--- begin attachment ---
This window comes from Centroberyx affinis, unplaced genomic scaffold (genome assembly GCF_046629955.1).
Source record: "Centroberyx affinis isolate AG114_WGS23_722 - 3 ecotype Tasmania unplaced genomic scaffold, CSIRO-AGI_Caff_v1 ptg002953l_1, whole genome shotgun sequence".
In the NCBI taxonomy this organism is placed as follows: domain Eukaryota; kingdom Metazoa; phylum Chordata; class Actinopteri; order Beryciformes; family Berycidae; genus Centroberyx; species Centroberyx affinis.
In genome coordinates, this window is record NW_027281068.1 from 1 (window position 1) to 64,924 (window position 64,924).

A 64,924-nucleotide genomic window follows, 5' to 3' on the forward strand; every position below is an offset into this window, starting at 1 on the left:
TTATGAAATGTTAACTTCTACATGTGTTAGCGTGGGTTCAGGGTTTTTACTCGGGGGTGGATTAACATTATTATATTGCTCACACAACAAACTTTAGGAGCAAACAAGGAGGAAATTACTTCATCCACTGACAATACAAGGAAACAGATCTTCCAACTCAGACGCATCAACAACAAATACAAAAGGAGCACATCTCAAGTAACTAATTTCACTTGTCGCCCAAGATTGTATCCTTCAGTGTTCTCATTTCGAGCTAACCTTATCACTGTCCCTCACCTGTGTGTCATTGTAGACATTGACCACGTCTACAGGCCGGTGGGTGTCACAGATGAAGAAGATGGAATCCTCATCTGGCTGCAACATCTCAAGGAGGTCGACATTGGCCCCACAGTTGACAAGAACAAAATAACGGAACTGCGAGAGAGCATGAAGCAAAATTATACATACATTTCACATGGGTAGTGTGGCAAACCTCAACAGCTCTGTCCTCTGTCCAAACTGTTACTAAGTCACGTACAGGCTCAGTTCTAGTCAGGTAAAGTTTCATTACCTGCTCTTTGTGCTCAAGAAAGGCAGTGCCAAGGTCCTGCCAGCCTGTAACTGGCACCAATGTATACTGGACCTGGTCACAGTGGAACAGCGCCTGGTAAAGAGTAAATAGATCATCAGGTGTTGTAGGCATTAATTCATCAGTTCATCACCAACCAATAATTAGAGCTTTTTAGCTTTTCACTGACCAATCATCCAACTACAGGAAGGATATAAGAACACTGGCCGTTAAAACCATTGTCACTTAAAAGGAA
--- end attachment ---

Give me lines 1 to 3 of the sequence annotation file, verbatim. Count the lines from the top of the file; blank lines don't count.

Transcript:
This window comes from Centroberyx affinis, unplaced genomic scaffold (genome assembly GCF_046629955.1).
Source record: "Centroberyx affinis isolate AG114_WGS23_722 - 3 ecotype Tasmania unplaced genomic scaffold, CSIRO-AGI_Caff_v1 ptg002953l_1, whole genome shotgun sequence".
In the NCBI taxonomy this organism is placed as follows: domain Eukaryota; kingdom Metazoa; phylum Chordata; class Actinopteri; order Beryciformes; family Berycidae; genus Centroberyx; species Centroberyx affinis.